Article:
The Whereabouts of a Hebrew Incunabulum from the 1912 Ludwig Rosenthal Katalog: Footprints, Facebook, and Crowdsourcing (Guest Post)

Haim Gottschalk is a Hebraica and Judaica cataloger at the Library of Congress, currently working on the LC’s collection of Hebrew incunabula. He is also entering provenance data for the incunabula into Footprints

In June of 2013, the Oxford English Dictionary (OED), which bills itself as the “definitive record of the English language”, added the word “Crowdsourcing” to its lexicon. The OED defined the word as “the practice of obtaining information or services by soliciting input from a large number of people, typically via the internet and often without offering compensation.” The word itself was coined by Jeff Howe of Wired Magazine by compounding two nouns – “crowd” and “sourcing”. The word was popularized in the title of his 2006 article “The Rise of Crowdsourcing.” “Crowdsourcing” is seen as a derivative of the word “outsourcing” (“Evolution of Crowdsourcing: Potential Data Protection, Privacy and Security Concerns under the New Media Age” by Buddlehadeb Halder. In Democracia Digital e Governo Eletrônico, Florianópolis, no. 10, p. 377-393, 2014. P. 378-379).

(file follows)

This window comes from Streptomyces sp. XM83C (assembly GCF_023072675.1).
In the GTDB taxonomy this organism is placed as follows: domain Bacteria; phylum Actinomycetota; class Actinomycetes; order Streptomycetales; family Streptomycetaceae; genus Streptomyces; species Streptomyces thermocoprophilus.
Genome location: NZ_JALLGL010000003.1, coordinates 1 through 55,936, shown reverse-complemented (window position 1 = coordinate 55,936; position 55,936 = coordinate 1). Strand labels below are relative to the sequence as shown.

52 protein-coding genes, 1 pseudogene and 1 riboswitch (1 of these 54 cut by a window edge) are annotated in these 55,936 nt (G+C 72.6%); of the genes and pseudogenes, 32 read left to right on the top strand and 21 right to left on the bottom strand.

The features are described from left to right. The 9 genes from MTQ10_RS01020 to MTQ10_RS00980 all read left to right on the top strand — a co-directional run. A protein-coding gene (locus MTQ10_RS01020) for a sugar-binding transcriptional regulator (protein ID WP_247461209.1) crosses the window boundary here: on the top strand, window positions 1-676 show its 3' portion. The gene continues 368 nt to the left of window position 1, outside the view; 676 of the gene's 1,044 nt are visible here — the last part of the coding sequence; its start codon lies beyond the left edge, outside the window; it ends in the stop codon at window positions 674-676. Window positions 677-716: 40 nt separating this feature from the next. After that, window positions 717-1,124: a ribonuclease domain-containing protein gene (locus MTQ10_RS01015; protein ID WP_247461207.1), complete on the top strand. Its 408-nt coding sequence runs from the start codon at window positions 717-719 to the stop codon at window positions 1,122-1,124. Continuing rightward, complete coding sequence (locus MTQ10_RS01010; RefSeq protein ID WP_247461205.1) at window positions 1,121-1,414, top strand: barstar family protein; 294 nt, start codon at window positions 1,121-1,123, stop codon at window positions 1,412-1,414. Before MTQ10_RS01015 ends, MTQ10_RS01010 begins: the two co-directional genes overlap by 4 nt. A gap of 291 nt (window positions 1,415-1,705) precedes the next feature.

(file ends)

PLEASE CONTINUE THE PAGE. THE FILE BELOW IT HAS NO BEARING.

Although the word itself might be new, the concept is not. The key concept is the tapping into “a large crowd of people” for input. One of the earliest examples of tapping into a large crowd of people was the 1714 contest by the British government who was looking for a way of calculating a ship’s longitude. Over the centuries other projects similarly involved crowd-sourcing. In 2001 Wikipedia was launched, where information could be (and still is) added and updated by many people. In 2020, one can argue that the pursuit of a COVID-19 vaccine is also a form of crowdsourcing, albeit at a company level. However, for the purpose of the blog entry, the definition that will be applied is one by Darren C. Brabham who states in his book Crowdsourcing (The MIT Press Essential Knowledge Series, 2013. P. xxi. that crowdsourcing is “an online, distributed problem-solving and production model that leverages the collective intelligence of online communities to serve specific organizational goals.” Brabham goes on to say that one major factor to the online environment is speed and that “messages, and the exchange of ideas, can travel so fast along its channels … therefore accelerate creative development” (p. 12). The second definition is only in reference to online communities and to serve a specific organizational goal, while the first definition is too broad, almost akin with the call for help being thrown in to the wind.  Our second definition works well with the various social media sites serving as hubs for crowdsourcing. And I would like to add, has allowed for user-to-user interaction.